former Los Angeles Clippers head coach Mike Dunleavy $13 million. Dunleavy also served as the team's general manager during his tenure.
In a move typical of the Clippers and owner Donald Sterling, the Clippers stopped paying Dunleavy after they fired him last March. He had been owed $6.75 million on the contract, $1.35 million for the remainder of the 2009-10 season and $5.4 million for the season just completed.
Finally Sterling gets his comeuppance. After years of being notoriously cheap, he gets told to cough up $13 million. Of course this isn't the first time that Sterling quit paying an employee. He had a similar suit against former coach Bill Fitch, saying he hadn't been trying to get another job. He also had a wrongful termination suit, filed by former GM Elgin Baylor, rejected by a Los Angeles jury. Is he an NBA owner or Scrooge McDuck.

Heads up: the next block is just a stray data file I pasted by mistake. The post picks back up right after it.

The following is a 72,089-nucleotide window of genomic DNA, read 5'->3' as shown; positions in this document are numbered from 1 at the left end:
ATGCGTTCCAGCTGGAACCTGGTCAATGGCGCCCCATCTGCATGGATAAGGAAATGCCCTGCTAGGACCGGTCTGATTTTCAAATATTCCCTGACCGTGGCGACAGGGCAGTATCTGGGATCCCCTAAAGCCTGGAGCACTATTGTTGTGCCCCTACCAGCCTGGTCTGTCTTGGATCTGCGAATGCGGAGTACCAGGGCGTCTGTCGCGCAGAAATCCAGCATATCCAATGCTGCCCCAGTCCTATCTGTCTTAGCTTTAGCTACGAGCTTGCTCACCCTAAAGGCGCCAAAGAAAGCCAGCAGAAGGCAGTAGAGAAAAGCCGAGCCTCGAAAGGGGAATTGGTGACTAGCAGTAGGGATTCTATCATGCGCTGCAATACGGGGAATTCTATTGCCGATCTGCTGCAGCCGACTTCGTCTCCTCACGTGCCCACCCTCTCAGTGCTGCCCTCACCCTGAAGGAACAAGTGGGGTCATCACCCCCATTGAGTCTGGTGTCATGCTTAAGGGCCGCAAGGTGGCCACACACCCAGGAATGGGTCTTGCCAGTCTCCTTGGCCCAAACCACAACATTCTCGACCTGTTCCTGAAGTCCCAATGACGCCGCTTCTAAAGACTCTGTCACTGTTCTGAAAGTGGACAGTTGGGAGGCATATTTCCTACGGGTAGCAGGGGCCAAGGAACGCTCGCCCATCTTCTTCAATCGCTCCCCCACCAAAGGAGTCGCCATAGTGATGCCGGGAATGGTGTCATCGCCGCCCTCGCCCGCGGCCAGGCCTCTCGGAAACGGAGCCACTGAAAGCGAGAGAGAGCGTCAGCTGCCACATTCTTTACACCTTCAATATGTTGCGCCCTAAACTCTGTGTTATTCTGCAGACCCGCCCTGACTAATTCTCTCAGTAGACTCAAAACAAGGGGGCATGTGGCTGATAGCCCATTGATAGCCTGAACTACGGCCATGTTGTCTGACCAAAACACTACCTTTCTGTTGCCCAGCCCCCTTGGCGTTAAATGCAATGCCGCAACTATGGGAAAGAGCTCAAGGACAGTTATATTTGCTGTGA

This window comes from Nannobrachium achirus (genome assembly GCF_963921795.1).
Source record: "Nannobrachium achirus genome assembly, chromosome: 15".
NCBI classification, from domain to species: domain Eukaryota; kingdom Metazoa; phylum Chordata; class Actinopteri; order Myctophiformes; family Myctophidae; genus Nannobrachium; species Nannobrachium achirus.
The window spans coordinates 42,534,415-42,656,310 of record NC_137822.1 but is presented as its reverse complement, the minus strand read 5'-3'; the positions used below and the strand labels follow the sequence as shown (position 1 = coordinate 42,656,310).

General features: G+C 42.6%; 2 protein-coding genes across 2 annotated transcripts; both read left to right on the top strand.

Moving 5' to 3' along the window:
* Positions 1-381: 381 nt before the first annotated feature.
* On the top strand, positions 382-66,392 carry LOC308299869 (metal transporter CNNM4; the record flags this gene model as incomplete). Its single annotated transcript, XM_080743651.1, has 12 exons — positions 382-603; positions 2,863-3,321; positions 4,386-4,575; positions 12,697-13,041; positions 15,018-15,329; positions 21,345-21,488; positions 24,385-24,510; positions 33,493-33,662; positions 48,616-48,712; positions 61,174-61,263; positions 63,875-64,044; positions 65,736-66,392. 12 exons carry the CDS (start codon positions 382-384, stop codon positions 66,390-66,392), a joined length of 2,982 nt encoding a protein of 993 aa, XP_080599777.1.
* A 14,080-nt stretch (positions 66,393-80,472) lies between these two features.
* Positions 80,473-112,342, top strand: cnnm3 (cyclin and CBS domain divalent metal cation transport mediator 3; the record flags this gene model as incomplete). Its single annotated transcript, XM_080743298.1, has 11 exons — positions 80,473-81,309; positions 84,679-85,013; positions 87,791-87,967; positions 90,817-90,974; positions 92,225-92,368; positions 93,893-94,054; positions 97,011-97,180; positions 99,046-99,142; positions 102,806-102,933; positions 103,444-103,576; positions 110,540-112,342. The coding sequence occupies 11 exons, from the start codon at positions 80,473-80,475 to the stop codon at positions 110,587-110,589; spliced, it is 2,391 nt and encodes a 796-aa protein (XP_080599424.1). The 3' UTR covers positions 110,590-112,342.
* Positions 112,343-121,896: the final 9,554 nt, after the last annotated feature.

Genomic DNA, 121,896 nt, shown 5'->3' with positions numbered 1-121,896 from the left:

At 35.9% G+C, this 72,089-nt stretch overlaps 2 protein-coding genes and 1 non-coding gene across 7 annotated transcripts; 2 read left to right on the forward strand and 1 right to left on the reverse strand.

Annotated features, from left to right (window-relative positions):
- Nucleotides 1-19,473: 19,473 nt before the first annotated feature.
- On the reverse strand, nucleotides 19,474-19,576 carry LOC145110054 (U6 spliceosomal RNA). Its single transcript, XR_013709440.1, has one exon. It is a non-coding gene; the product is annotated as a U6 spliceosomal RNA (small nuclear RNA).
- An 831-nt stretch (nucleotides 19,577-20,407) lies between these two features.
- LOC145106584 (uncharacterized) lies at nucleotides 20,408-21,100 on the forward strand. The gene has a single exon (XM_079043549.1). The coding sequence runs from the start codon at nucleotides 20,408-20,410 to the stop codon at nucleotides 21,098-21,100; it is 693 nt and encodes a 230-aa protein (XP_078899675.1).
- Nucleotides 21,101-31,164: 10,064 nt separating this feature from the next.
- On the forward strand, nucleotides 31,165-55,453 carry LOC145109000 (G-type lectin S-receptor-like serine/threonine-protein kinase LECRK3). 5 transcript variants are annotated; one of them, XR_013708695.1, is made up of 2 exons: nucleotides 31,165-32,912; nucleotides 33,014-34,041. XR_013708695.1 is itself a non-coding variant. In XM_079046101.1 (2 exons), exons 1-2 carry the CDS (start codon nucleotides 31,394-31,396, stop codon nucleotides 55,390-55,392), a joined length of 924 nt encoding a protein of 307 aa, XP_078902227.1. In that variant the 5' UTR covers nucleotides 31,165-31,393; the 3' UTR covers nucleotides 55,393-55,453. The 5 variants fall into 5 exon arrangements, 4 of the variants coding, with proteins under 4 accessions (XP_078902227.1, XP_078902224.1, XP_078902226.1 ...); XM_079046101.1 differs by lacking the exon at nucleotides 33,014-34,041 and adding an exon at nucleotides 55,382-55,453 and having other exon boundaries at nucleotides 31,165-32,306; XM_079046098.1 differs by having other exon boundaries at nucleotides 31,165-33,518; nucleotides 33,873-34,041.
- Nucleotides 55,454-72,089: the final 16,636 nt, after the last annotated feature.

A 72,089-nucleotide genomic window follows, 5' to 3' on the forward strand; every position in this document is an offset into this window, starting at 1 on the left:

Dunleavy's attorney, Miles Clement seemed happy with the outcome of the case. "It was a good day", said Clements. Ice Cube couldnt've said it better.
Of course the firm handling the case for the Clippers didn't seem too enthused with the decision.
"We do not agree with the arbitrator's decision," said Clippers general counsel Robert H. Platt, a partner at Manatt, Phelps & Phillips. "We intend to review the decision carefully and explore the team's various options."
The Clippers and Sterling need to get over it and pony up that $13 million to Dunleavy.